Treatment guidelines increasingly suggest that optimum management of bipolar disorder needs integration of pharmacotherapy with targeted psychotherapy.30,57 A recent randomised trial in Denmark has shown clinical benefits from this approach.58 Psychological approaches build on evidence that psychosocial stressors, including excessive family discord or distress, negative life events, or events that disrupt sleep and wake rhythms or accelerate goal attainment are associated with relapses and worsening symptomatic states (table 1).23 The main goals of adjunctive psychotherapy for bipolar disorder include the education of patients, and when possible, caregivers, about strategies for the management of stress, the identification and intervention of early signs of recurrence, and how to keep regular lifestyle (eg, sleep and exercise) habits (panel).59 Moreover, in view of the high rate of non-adherence to drug treatments (up to 60% after acute episodes27), psychosocial treatments emphasise consistency with pharmacotherapy.
Evidence-based models of psychotherapy (table 2) include cognitive-behavioural therapy, family-focused therapy, interpersonal and social rhythm therapy, group psychoeducation, and systematic care management. Although these models have common objectives, their methods, assumptions, and structure differ substantially.59,84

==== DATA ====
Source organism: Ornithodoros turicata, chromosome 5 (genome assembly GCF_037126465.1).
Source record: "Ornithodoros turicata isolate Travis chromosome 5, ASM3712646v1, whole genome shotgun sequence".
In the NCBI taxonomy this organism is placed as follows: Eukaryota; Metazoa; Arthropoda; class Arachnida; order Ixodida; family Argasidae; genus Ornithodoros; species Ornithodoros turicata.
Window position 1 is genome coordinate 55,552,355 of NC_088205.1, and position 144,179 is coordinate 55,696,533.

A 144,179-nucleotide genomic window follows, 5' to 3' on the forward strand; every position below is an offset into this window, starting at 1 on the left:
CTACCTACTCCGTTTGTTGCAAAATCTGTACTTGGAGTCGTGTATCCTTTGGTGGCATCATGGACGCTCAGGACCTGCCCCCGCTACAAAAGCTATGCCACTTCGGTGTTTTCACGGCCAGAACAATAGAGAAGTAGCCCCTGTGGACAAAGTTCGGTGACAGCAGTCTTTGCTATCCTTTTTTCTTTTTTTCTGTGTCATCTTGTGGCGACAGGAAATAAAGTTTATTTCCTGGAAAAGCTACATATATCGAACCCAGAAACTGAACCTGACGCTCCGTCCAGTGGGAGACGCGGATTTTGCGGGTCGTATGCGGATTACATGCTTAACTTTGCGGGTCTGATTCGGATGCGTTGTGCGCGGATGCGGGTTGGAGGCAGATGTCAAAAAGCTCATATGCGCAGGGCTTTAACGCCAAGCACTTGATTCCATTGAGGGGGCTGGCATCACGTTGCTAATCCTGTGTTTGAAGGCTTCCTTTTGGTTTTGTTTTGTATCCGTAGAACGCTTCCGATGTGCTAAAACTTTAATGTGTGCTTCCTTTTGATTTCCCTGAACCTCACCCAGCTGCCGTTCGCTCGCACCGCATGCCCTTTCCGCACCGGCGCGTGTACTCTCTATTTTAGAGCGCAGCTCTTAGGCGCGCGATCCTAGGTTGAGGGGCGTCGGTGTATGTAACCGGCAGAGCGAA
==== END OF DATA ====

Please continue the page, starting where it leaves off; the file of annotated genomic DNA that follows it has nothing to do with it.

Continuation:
Patients in acute manic episodes are not likely to respond well to intensive psychotherapy because of insufficient insight or rejection of help.85 Some trials have examined whether psychotherapy enhances remission from acute depression.86 The STEP-BD study compared up to 30 sessions of family-focused therapy, interpersonal and social rhythm therapy, or cognitive-behavioural therapy (ie, intensive treatment) with a brief psychoeducational therapy (three individual sessions) for 293 patients with acute depression who also received mood stabilisers. Over 1 year, patients in intensive therapy recovered more rapidly (hazard ratio [HR] 1·47, 95% CI 1·08–2·0) and were more likely to be clinically well (1·58, 1·17–2·13) in any study month than those in brief treatment.61 Effects extended to relationship functioning and life satis faction.62 No differences emerged between the three intensive modalities in symptoms or psychosocial functioning over 1 year. Interestingly, patients with depression in STEP-BD who were treated with mood stabilisers and randomly assigned to adjunctive anti depressant treatment did not recover faster than patients who were assigned to adjunctive placebo treatment.33 Therefore, psychosocial treatment might be a more effective adjunct to mood stabilisers than antidepressants after a bipolar depressive episode.